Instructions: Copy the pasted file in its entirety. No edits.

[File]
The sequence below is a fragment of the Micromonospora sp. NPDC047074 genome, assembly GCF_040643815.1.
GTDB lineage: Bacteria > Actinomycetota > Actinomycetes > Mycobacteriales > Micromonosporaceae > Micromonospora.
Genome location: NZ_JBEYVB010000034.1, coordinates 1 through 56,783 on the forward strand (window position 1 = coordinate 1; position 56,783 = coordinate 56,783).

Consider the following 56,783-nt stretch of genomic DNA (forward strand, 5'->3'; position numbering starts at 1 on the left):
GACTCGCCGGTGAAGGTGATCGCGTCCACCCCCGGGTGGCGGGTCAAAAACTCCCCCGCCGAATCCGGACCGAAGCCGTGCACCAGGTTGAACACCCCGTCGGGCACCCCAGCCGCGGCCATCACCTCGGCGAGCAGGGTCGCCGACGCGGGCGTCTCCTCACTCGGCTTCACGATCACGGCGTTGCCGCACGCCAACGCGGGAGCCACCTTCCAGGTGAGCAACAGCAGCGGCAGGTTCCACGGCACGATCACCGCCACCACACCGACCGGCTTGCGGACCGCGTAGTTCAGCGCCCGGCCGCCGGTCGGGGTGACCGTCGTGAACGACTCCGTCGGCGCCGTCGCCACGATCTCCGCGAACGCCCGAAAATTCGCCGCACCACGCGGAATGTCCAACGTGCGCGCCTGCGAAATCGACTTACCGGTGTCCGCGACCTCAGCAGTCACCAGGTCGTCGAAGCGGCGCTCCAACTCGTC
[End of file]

The sequence below is a fragment of the Micromonospora sp. NPDC047074 genome, assembly GCF_040643815.1.
GTDB lineage: Bacteria > Actinomycetota > Actinomycetes > Mycobacteriales > Micromonosporaceae > Micromonospora.
Genome location: NZ_JBEYVB010000034.1, coordinates 1 through 56,783 on the forward strand (window position 1 = coordinate 1; position 56,783 = coordinate 56,783).

Consider the following 56,783-nt stretch of genomic DNA (forward strand, 5'->3'; position numbering starts at 1 on the left):
GACTCGCCGGTGAAGGTGATCGCGTCCACCCCCGGGTGGCGGGTCAAAAACTCCCCCGCCGAATCCGGACCGAAGCCGTGCACCAGGTTGAACACCCCGTCGGGCACCCCAGCCGCGGCCATCACCTCGGCGAGCAGGGTCGCCGACGCGGGCGTCTCCTCACTCGGCTTCACGATCACGGCGTTGCCGCACGCCAACGCGGGAGCCACCTTCCAGGTGAGCAACAGCAGCGGCAGGTTCCACGGCACGATCACCGCCACCACACCGACCGGCTTGCGGACCGCGTAGTTCAGCGCCCGGCCGCCGGTCGGGGTGACCGTCGTGAACGACTCCGTCGGCGCCGTCGCCACGATCTCCGCGAACGCCCGAAAATTCGCCGCACCACGCGGAATGTCCAACGTGCGCGCCTGCGAAATCGACTTACCGGTGTCCGCGACCTCAGCAGTCACCAGGTCGTCGAAGCGGCGCTCCAACTCGTC